Short supplies keep asparagus prices higher

08/24/2011 07:47:00 AM
Chris Koger

An end to the Central Mexico asparagus deal, and a delayed start to volume shipments from Peru, should strengthen markets well into September.

A cold snap in Peru in August set the deal back, and markets have taken notice, said Rick Durkin, director of business development for Miami-based Crystal Valley Foods.

“We’re looking at little spike right now in prices, and they’re likely to hold” until Peru catches up, likely in the second half of September, Durkin said Aug. 23. “By the last week of August, things are generally starting to pop, but it could be two or three weeks late this year.”

By the week of Aug. 22, asparagus shipments from central Mexico were “dwindling rapidly,” said Jeff Friedman, president of Pompano Beach, Fla.-based Carb Americas Inc.

Baja California shipments will likely start in early to mid-September, Friedman said.

With central Mexico ending and the Baja California deal yet to begin, Peru will be the primary supplier through mid- to late August, said James Paul, salesman for Greg Paul Produce, Stockton, Calif., and Altar Produce LLC, Calexico, Calif.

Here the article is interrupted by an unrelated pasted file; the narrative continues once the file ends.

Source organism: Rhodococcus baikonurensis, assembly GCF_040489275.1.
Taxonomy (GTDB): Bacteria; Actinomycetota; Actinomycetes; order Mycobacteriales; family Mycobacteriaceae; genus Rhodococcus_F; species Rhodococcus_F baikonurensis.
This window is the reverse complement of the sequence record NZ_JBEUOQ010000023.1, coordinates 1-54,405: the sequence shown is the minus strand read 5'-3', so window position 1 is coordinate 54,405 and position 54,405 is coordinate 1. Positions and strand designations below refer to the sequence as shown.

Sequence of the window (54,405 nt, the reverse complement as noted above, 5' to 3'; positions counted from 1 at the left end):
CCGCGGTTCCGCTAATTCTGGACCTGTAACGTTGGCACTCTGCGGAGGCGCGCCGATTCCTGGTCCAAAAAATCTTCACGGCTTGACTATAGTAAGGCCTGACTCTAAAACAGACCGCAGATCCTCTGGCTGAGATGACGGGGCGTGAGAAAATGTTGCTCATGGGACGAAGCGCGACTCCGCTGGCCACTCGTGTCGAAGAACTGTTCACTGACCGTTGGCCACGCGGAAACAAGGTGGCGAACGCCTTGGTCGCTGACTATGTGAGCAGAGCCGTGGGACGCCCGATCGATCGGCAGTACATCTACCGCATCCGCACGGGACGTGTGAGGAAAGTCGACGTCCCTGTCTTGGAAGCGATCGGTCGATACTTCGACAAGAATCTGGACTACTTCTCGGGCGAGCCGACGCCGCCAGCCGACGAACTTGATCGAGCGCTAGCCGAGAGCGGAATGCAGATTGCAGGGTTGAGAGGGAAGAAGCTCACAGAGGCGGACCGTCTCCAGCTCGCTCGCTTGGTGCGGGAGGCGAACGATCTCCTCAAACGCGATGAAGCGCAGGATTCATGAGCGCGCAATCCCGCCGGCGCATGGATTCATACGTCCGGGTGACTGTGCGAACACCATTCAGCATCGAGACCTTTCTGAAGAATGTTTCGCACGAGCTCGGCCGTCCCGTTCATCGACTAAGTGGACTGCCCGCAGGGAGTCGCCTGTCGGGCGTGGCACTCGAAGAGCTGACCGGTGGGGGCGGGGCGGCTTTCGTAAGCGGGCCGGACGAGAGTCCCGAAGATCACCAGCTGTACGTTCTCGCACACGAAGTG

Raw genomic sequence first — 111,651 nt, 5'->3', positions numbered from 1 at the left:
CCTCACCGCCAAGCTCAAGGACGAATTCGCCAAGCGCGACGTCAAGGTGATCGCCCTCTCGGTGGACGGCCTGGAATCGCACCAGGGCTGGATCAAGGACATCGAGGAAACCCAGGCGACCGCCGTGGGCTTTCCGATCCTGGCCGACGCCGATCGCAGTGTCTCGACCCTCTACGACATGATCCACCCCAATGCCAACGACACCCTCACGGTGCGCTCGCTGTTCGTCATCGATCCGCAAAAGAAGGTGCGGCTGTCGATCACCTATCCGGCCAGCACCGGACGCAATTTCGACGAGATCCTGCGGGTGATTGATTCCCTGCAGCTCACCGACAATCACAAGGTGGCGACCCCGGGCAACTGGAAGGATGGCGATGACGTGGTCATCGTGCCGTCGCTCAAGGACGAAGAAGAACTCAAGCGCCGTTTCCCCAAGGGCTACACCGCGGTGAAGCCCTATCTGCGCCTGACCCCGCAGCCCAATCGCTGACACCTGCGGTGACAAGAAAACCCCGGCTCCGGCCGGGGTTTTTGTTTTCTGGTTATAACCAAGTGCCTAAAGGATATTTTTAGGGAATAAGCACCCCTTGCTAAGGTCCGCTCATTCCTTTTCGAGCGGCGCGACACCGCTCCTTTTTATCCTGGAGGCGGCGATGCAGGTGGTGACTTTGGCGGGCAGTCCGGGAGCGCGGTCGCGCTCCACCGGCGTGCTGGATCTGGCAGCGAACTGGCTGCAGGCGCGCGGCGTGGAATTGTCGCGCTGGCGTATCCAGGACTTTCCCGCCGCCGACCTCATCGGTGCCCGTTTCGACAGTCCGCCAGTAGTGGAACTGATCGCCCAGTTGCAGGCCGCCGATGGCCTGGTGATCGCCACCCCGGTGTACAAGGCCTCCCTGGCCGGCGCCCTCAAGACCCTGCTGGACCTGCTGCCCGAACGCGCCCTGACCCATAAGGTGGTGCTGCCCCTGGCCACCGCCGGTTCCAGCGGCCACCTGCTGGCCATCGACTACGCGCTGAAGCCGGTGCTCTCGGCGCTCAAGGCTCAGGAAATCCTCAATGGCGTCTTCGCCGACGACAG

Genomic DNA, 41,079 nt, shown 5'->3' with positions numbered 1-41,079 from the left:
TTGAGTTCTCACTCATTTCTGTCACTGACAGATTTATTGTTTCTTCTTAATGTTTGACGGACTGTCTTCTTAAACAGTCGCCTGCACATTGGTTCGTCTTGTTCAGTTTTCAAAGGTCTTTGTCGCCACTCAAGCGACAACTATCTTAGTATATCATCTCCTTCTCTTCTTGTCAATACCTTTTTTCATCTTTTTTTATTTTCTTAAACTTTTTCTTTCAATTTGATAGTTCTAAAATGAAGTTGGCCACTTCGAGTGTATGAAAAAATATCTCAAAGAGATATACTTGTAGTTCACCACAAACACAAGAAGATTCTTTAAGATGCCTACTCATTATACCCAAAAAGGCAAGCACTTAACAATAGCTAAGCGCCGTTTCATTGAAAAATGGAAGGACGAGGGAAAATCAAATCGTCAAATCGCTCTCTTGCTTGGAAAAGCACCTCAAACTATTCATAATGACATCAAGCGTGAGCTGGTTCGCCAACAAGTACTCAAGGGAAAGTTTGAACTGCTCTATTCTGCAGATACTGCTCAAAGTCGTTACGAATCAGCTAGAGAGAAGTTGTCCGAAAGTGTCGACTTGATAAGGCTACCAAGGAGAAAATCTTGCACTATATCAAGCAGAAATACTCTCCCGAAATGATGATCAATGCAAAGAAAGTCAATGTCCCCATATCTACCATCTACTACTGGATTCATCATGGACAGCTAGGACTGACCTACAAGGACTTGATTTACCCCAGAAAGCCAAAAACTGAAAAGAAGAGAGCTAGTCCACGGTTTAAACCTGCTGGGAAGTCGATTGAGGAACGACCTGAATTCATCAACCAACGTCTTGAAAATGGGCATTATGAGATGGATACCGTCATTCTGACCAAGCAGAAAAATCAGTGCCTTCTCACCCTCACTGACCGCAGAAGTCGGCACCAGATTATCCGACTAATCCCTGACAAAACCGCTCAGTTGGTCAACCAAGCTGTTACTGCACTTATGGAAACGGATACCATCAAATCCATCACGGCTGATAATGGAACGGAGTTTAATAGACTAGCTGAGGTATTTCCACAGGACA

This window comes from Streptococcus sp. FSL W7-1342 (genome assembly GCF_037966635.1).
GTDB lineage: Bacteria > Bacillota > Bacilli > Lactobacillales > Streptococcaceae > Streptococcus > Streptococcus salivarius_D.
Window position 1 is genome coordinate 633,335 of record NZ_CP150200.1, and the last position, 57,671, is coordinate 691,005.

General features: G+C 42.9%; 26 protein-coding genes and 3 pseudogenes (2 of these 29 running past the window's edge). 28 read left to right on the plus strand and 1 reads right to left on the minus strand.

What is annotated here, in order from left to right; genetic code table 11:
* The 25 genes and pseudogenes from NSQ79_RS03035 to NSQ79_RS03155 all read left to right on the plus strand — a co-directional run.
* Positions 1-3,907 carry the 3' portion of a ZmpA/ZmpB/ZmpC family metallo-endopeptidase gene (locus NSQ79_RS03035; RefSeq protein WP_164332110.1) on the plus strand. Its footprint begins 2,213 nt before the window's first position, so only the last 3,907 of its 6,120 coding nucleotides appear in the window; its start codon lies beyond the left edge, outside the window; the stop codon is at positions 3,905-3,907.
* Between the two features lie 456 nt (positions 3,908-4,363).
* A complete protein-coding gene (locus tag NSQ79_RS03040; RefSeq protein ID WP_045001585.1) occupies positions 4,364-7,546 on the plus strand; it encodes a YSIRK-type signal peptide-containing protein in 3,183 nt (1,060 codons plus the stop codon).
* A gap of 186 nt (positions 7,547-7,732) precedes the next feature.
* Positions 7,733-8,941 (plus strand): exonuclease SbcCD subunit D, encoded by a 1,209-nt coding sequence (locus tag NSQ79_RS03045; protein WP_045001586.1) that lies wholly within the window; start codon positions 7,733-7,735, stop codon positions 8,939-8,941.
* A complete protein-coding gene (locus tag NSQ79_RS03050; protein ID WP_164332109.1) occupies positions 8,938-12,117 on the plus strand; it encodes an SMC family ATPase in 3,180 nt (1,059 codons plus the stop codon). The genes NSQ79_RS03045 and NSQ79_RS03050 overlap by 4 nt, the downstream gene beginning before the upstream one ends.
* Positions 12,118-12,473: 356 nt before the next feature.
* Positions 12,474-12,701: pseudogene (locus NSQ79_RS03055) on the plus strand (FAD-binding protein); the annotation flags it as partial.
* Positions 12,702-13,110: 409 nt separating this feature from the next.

On Aug. 23, the U.S. Department of Agriculture reported prices of $23.75-24.75 for 11-pound cartons of large asparagus from Mexico, down from $28.75-30.75 last week a the same time.

Prices will likely stay in the low to mid-20s per box until volumes return to normal, Durkin said.

Friedman predicted prices in the high teens or low 20s in early September, dropping to the $17-19 range when product from Baja begins shipping.

Also, increased processsing demand, due to growing problems in China, could limit fresh-market shipments from Peru, Durkin said.

Promotions will likely be limited until mid- to late September, when Baja enters the deal, Paul said.

The Baja region of Constitution, where Altar sources its asparagus, has enjoyed perfect, mild weather this growing season, Paul said.

“It’s exactly what aparagus likes,” he said. “It’s setting up for a super high-quality crop.”

Paul expected a marketable mix of large and standard sizes out of Baja this year.

While shipments have been delayed, quality and size profile out of Peru are good, Durkin said.



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